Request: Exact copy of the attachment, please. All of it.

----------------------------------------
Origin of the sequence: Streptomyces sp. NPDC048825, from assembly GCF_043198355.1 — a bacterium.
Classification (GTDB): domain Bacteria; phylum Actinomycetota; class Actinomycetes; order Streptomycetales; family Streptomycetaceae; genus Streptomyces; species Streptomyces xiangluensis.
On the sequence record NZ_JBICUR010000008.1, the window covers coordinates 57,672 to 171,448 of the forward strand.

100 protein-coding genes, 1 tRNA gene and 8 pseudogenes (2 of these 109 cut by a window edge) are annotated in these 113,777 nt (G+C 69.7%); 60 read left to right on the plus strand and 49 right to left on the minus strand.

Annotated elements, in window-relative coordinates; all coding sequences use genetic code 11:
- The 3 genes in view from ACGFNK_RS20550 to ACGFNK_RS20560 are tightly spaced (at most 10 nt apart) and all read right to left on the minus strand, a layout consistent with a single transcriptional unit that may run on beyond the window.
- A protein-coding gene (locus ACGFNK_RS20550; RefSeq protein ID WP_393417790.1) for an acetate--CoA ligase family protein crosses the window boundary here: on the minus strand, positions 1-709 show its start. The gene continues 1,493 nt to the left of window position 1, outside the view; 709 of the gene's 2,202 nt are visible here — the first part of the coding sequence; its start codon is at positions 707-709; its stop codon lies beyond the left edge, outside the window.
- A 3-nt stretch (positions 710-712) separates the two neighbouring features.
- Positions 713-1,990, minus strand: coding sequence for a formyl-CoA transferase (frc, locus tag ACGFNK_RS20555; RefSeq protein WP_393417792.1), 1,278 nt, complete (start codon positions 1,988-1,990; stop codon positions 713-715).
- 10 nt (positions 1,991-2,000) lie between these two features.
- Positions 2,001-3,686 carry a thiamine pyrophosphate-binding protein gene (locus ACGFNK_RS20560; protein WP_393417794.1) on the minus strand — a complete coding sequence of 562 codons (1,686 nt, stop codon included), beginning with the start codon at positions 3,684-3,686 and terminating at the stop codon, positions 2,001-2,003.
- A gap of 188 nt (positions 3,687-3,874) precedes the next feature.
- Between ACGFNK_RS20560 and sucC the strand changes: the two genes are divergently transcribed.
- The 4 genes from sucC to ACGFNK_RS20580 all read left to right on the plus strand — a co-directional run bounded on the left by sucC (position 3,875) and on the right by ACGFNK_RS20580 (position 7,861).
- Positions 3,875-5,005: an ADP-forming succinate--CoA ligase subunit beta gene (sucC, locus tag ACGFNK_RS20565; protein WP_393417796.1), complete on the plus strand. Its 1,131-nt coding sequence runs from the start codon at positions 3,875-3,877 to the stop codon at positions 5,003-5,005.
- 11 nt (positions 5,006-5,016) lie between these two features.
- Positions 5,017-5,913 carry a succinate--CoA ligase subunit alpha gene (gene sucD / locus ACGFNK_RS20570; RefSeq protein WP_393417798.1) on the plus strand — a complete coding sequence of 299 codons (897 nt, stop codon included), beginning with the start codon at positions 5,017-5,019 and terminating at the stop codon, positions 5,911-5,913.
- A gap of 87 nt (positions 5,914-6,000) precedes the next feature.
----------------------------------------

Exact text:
Origin of the sequence: Streptomyces sp. NPDC048825, from assembly GCF_043198355.1 — a bacterium.
Classification (GTDB): domain Bacteria; phylum Actinomycetota; class Actinomycetes; order Streptomycetales; family Streptomycetaceae; genus Streptomyces; species Streptomyces xiangluensis.
On the sequence record NZ_JBICUR010000008.1, the window covers coordinates 57,672 to 171,448 of the forward strand.

100 protein-coding genes, 1 tRNA gene and 8 pseudogenes (2 of these 109 cut by a window edge) are annotated in these 113,777 nt (G+C 69.7%); 60 read left to right on the plus strand and 49 right to left on the minus strand.

Annotated elements, in window-relative coordinates; all coding sequences use genetic code 11:
- The 3 genes in view from ACGFNK_RS20550 to ACGFNK_RS20560 are tightly spaced (at most 10 nt apart) and all read right to left on the minus strand, a layout consistent with a single transcriptional unit that may run on beyond the window.
- A protein-coding gene (locus ACGFNK_RS20550; RefSeq protein ID WP_393417790.1) for an acetate--CoA ligase family protein crosses the window boundary here: on the minus strand, positions 1-709 show its start. The gene continues 1,493 nt to the left of window position 1, outside the view; 709 of the gene's 2,202 nt are visible here — the first part of the coding sequence; its start codon is at positions 707-709; its stop codon lies beyond the left edge, outside the window.
- A 3-nt stretch (positions 710-712) separates the two neighbouring features.
- Positions 713-1,990, minus strand: coding sequence for a formyl-CoA transferase (frc, locus tag ACGFNK_RS20555; RefSeq protein WP_393417792.1), 1,278 nt, complete (start codon positions 1,988-1,990; stop codon positions 713-715).
- 10 nt (positions 1,991-2,000) lie between these two features.
- Positions 2,001-3,686 carry a thiamine pyrophosphate-binding protein gene (locus ACGFNK_RS20560; protein WP_393417794.1) on the minus strand — a complete coding sequence of 562 codons (1,686 nt, stop codon included), beginning with the start codon at positions 3,684-3,686 and terminating at the stop codon, positions 2,001-2,003.
- A gap of 188 nt (positions 3,687-3,874) precedes the next feature.
- Between ACGFNK_RS20560 and sucC the strand changes: the two genes are divergently transcribed.
- The 4 genes from sucC to ACGFNK_RS20580 all read left to right on the plus strand — a co-directional run bounded on the left by sucC (position 3,875) and on the right by ACGFNK_RS20580 (position 7,861).
- Positions 3,875-5,005: an ADP-forming succinate--CoA ligase subunit beta gene (sucC, locus tag ACGFNK_RS20565; protein WP_393417796.1), complete on the plus strand. Its 1,131-nt coding sequence runs from the start codon at positions 3,875-3,877 to the stop codon at positions 5,003-5,005.
- 11 nt (positions 5,006-5,016) lie between these two features.
- Positions 5,017-5,913 carry a succinate--CoA ligase subunit alpha gene (gene sucD / locus ACGFNK_RS20570; RefSeq protein WP_393417798.1) on the plus strand — a complete coding sequence of 299 codons (897 nt, stop codon included), beginning with the start codon at positions 5,017-5,019 and terminating at the stop codon, positions 5,911-5,913.
- A gap of 87 nt (positions 5,914-6,000) precedes the next feature.